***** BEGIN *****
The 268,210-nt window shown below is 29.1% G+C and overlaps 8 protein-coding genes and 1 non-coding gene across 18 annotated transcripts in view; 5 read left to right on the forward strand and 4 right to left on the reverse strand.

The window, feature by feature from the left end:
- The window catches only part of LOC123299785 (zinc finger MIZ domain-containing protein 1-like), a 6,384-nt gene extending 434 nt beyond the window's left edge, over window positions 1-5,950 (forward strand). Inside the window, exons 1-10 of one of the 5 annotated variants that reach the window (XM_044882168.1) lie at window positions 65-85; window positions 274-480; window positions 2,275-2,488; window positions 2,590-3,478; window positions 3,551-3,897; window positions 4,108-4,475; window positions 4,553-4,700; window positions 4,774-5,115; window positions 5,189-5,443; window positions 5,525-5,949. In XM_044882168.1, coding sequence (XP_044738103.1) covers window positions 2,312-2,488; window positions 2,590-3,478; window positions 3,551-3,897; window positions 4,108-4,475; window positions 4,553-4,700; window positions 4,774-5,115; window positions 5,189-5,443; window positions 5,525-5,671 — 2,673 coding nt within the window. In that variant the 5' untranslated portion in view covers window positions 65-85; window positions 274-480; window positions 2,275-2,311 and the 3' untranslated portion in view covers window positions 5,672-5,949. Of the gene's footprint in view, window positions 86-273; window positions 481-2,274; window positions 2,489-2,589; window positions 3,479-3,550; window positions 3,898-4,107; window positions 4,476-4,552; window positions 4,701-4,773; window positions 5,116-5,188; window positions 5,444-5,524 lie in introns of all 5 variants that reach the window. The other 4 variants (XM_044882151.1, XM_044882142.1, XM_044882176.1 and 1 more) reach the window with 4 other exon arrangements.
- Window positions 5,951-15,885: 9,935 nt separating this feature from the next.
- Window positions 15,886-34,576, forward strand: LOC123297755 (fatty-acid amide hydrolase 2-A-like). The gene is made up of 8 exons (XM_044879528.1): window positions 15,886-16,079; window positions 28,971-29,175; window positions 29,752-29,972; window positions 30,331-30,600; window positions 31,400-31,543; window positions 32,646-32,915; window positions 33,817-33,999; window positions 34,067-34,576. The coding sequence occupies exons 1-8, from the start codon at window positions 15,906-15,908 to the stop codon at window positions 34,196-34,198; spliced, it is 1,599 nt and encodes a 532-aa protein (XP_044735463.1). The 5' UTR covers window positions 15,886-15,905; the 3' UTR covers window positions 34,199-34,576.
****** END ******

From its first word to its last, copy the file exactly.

The 268,210-nt window shown below is 29.1% G+C and overlaps 8 protein-coding genes and 1 non-coding gene across 18 annotated transcripts in view; 5 read left to right on the forward strand and 4 right to left on the reverse strand.

The window, feature by feature from the left end:
- The window catches only part of LOC123299785 (zinc finger MIZ domain-containing protein 1-like), a 6,384-nt gene extending 434 nt beyond the window's left edge, over window positions 1-5,950 (forward strand). Inside the window, exons 1-10 of one of the 5 annotated variants that reach the window (XM_044882168.1) lie at window positions 65-85; window positions 274-480; window positions 2,275-2,488; window positions 2,590-3,478; window positions 3,551-3,897; window positions 4,108-4,475; window positions 4,553-4,700; window positions 4,774-5,115; window positions 5,189-5,443; window positions 5,525-5,949. In XM_044882168.1, coding sequence (XP_044738103.1) covers window positions 2,312-2,488; window positions 2,590-3,478; window positions 3,551-3,897; window positions 4,108-4,475; window positions 4,553-4,700; window positions 4,774-5,115; window positions 5,189-5,443; window positions 5,525-5,671 — 2,673 coding nt within the window. In that variant the 5' untranslated portion in view covers window positions 65-85; window positions 274-480; window positions 2,275-2,311 and the 3' untranslated portion in view covers window positions 5,672-5,949. Of the gene's footprint in view, window positions 86-273; window positions 481-2,274; window positions 2,489-2,589; window positions 3,479-3,550; window positions 3,898-4,107; window positions 4,476-4,552; window positions 4,701-4,773; window positions 5,116-5,188; window positions 5,444-5,524 lie in introns of all 5 variants that reach the window. The other 4 variants (XM_044882151.1, XM_044882142.1, XM_044882176.1 and 1 more) reach the window with 4 other exon arrangements.
- Window positions 5,951-15,885: 9,935 nt separating this feature from the next.
- Window positions 15,886-34,576, forward strand: LOC123297755 (fatty-acid amide hydrolase 2-A-like). The gene is made up of 8 exons (XM_044879528.1): window positions 15,886-16,079; window positions 28,971-29,175; window positions 29,752-29,972; window positions 30,331-30,600; window positions 31,400-31,543; window positions 32,646-32,915; window positions 33,817-33,999; window positions 34,067-34,576. The coding sequence occupies exons 1-8, from the start codon at window positions 15,906-15,908 to the stop codon at window positions 34,196-34,198; spliced, it is 1,599 nt and encodes a 532-aa protein (XP_044735463.1). The 5' UTR covers window positions 15,886-15,905; the 3' UTR covers window positions 34,199-34,576.